According to the 2014 study by the National Business Group on Health, among employers offering incentives, the large majority use rewards to promote program participation, program completion and health outcomes. Penalties (i.e.,disincentives) are used less often. When used, disincentives are most frequently used for tobacco use or refusal to participate in tobacco cessation programs.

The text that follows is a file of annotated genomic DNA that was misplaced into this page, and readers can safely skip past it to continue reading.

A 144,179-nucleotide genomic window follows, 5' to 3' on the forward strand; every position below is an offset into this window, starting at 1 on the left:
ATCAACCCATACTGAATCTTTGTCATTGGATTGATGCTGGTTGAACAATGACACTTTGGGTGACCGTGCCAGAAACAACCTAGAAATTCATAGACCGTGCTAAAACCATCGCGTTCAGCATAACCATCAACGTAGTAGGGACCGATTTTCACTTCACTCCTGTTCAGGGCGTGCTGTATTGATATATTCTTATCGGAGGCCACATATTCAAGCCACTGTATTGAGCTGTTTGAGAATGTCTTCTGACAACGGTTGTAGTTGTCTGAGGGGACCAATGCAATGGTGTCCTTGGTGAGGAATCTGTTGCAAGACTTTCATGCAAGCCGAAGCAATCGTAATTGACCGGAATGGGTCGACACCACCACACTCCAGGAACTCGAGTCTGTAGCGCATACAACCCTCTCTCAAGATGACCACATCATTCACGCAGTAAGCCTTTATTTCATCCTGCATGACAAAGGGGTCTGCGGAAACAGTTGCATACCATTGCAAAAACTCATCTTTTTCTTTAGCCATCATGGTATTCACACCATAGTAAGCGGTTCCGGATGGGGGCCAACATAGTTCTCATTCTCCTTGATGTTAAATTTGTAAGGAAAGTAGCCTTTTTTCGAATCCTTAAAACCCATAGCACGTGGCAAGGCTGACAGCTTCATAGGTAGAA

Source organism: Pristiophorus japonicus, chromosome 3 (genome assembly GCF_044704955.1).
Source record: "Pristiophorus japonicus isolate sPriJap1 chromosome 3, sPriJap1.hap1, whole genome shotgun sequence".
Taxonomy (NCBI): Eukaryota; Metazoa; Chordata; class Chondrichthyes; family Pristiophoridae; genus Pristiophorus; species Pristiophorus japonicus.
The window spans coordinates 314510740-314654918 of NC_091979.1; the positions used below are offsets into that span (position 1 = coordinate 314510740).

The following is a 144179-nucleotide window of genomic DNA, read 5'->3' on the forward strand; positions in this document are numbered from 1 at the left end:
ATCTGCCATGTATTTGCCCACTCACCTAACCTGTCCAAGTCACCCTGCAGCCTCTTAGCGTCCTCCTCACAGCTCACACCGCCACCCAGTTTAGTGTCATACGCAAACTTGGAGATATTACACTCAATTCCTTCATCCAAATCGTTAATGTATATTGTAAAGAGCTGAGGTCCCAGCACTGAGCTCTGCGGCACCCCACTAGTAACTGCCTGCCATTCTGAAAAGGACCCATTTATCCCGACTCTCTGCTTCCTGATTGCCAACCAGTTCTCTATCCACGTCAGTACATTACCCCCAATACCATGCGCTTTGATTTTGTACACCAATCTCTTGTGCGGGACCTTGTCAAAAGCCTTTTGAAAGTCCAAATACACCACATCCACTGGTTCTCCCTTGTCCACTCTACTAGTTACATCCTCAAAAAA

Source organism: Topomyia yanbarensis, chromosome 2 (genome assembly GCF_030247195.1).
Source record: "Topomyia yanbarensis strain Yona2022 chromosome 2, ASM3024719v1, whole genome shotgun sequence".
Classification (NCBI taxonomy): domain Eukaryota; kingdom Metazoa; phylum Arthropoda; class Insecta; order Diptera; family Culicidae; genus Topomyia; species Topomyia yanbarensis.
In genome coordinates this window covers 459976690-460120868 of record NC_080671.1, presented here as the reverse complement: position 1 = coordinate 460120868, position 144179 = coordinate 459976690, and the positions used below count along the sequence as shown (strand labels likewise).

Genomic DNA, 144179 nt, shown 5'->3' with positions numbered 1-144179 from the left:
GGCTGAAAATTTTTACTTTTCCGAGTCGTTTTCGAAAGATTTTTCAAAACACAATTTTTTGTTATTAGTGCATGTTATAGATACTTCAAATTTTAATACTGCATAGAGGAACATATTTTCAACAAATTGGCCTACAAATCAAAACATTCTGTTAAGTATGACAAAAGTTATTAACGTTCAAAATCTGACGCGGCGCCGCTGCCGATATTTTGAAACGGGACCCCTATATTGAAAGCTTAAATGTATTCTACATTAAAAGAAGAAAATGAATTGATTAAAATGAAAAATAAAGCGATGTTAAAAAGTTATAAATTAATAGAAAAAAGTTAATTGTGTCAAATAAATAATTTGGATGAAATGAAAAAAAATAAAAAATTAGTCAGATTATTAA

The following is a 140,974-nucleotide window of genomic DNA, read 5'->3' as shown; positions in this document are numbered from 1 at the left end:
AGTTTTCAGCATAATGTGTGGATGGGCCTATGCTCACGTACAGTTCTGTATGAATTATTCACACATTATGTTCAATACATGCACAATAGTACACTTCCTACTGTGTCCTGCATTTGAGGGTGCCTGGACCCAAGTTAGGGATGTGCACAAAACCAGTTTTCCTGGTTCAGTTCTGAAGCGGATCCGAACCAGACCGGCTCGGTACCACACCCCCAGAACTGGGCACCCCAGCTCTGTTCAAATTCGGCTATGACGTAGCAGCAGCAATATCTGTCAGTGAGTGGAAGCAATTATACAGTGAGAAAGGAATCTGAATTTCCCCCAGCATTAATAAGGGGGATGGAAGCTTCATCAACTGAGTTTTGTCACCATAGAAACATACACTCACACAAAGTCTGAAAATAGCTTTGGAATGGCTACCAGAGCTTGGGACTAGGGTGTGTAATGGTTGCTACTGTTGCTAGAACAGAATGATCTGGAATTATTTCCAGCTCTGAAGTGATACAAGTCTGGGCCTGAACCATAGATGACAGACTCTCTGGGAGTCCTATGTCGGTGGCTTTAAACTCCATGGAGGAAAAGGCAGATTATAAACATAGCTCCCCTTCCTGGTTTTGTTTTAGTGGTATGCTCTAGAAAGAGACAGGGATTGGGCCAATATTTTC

Nearly 80% of employers who offer incentives for awareness-building activities (e.g., health assessment completion, biometrics) provide rewards for completing activities; only 5% rely solely on penalties for these activities. The remaining 16% use a combination of rewards/penalties. Likewise, only 3% of those employers who offer incentives for taking certain actions (e.g., participating in a weight management or fitness program) structure their incentive solely as a penalty. By 2014, 36% of employers are planning to use penalties.